CORVALLIS, Ore. – After putting together one of the best seasons in its history, the Oregon State women’s basketball team was rewarded for its efforts on Monday evening when the Beavers were selected to make their sixth-ever NCAA Tournament appearance. OSU, the region’s No. 9 seed, will travel to Seattle to take on No. 8 Middle Tennessee in the first round on Sunday, March 23 at 5 p.m.
No. 1 seed South Carolina (27-4) and No. 16 Cal State Northridge (18-14) will meet in the other first round matchup with the winners of the two games meeting on Tuesday, March 25. All games of the Women’s Basketball Championship will air on ESPN networks.
Oregon State (23-10), which advanced to three consecutive NCAA Tournament beginning in 1994, had not heard its name called since 1996. Through the completion of the 2013 NCAA Tournament, 254 schools had earned bids in their histories. Of that group, OSU was one of 33 that had not been to the Big Dance since 1996. The Beavers also participated in the NCAA Tournament in 1983 and 1984.
This will be the Beavers’ first NCAA Tournament appearance on the West Coast since playing games in Salem, Ore. and Los Angeles, Calif. in 1983. OSU went 2-1 at the Pac-12 Tournament at KeyArena in the Emerald City from March 7-9 and earlier this year scored a 77-57 win over Washington at Alaska Airlines Arena on Feb. 23, the same venue where it will meet Middle Tennessee (29-4). Oregon State has never played the Blue Raiders.
OSU’s renaissance on the court was spearheaded by the rapid development of a youthful roster which features nine underclassmen among its 11 players. Oregon State won 23 games for only the third time in program history and first since 1982-83. The Beavers went a school-record 13-5 in Pac-12 play and matched their best-ever finish in the final conference standings, tying for second.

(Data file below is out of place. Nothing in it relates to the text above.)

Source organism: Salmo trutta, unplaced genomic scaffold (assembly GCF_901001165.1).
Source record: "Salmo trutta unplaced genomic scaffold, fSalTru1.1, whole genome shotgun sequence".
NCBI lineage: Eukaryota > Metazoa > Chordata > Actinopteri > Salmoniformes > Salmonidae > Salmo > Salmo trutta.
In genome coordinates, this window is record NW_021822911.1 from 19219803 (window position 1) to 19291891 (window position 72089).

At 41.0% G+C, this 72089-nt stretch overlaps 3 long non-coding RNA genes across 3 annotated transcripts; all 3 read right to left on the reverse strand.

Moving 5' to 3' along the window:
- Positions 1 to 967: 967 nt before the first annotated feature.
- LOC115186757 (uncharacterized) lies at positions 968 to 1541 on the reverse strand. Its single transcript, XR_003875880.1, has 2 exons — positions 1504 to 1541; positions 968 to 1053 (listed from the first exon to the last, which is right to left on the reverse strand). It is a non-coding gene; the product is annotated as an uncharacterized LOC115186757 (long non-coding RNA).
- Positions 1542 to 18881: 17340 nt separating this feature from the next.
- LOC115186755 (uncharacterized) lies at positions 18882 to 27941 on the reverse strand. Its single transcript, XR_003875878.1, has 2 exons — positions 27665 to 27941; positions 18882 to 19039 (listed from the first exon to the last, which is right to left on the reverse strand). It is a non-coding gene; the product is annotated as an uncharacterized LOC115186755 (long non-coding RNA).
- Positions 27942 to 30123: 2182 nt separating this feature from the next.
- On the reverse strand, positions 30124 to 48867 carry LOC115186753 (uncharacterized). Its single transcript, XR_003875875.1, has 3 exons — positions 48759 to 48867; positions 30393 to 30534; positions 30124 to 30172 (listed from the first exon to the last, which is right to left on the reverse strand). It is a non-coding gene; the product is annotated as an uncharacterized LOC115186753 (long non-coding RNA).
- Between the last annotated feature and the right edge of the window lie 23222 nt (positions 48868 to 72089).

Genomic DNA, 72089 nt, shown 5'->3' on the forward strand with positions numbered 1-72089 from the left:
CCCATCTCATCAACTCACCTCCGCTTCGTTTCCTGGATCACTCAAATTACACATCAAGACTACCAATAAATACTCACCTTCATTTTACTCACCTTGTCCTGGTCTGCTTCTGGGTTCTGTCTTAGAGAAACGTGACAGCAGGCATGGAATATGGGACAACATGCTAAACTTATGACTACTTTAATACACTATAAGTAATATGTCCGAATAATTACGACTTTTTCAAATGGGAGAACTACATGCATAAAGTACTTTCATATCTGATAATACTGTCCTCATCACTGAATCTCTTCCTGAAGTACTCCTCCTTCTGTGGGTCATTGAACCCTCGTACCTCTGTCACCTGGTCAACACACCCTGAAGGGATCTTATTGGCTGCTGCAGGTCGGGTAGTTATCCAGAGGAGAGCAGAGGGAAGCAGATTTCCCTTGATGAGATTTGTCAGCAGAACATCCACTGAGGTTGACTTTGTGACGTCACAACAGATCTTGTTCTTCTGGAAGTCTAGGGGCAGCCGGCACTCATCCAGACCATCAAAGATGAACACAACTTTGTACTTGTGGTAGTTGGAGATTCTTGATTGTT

Oregon State propelled itself into the school’s first-ever Pac-12 Tournament Championship thanks to a late-season 11-game win streak, which tied the second-longest in program history and was the best since the Beavers won a school-record 14 straight in 1982-83.
During the unblemished run, OSU shot 46.1 percent and scored 66.8 points per game while holding its opponents to 32.3 percent from the floor and 50.7 points per game. Each win during the streak was by at least 10 points and three came by 20 or more. The Beavers’ average margin of victory during the five weeks was by 16.1 points.
This season has already marked the second-biggest turnaround in Oregon State history. Using the official NCAA formula (difference in victories between two seasons + difference in losses/2) the Beavers have already notched a 12-game improvement over last year. OSU’s 1990-91 squad went 17-11 after going just 5-26 the year before, a 13.5-game improvement.
Oregon State has accomplished all this by employing the stifling defense that has become its calling card, while also utilizing a balanced offensive attack. The Beavers’ .349 field goal percentage defense leads the Pac-12 and is seventh in the nation. Since 2006-07 all but one of Head Coach Scott Rueck’s squads has finished in the top 25 in the country in that category. Behind the imposing presence of Ruth Hamblin in the post, OSU is fifth in the nation in blocks per game (6.2). The Beavers also average 43.5 rebounds per contest, their highest mark since 1990-91 (44.5).
Offensively, OSU is 21st in the nation in 3-point field goals made per game (8.2) and 15th in 3-point field goal percentage (.371). The Beavers average 71.0 points per outing and haven’t finished a season averaging more than 70 since 1995-96 (72.8). Four active players (Alyssa Martin, Ali Gibson, Sydney Wiese, Jamie Weisner) are among the school’s career top 10 in 3-point makes. Oregon State shoots 44 percent from the floor, its highest clip since converting 44.3 percent in 1995-96.
The Beavs enjoyed a distinct home court advantage in 2013-14, posting a school-record 14-1 mark in Gill Coliseum. Thirteen of those wins were by double digits and, as part of a difficult non-conference schedule, Oregon State’s only loss in Corvallis came to undefeated and No. 2 Notre Dame on Dec. 29.
This will be Rueck’s first NCAA Tournament as a Division I head coach, but he is no stranger to the annual March spectacle. In 14 years at D-III George Fox, he led the Bruins to seven NCAA Tournaments, including six Sweet 16 appearances and three Elite Eight runs. The perennial powerhouse won the 2009 National Championship after going a perfect 32-0.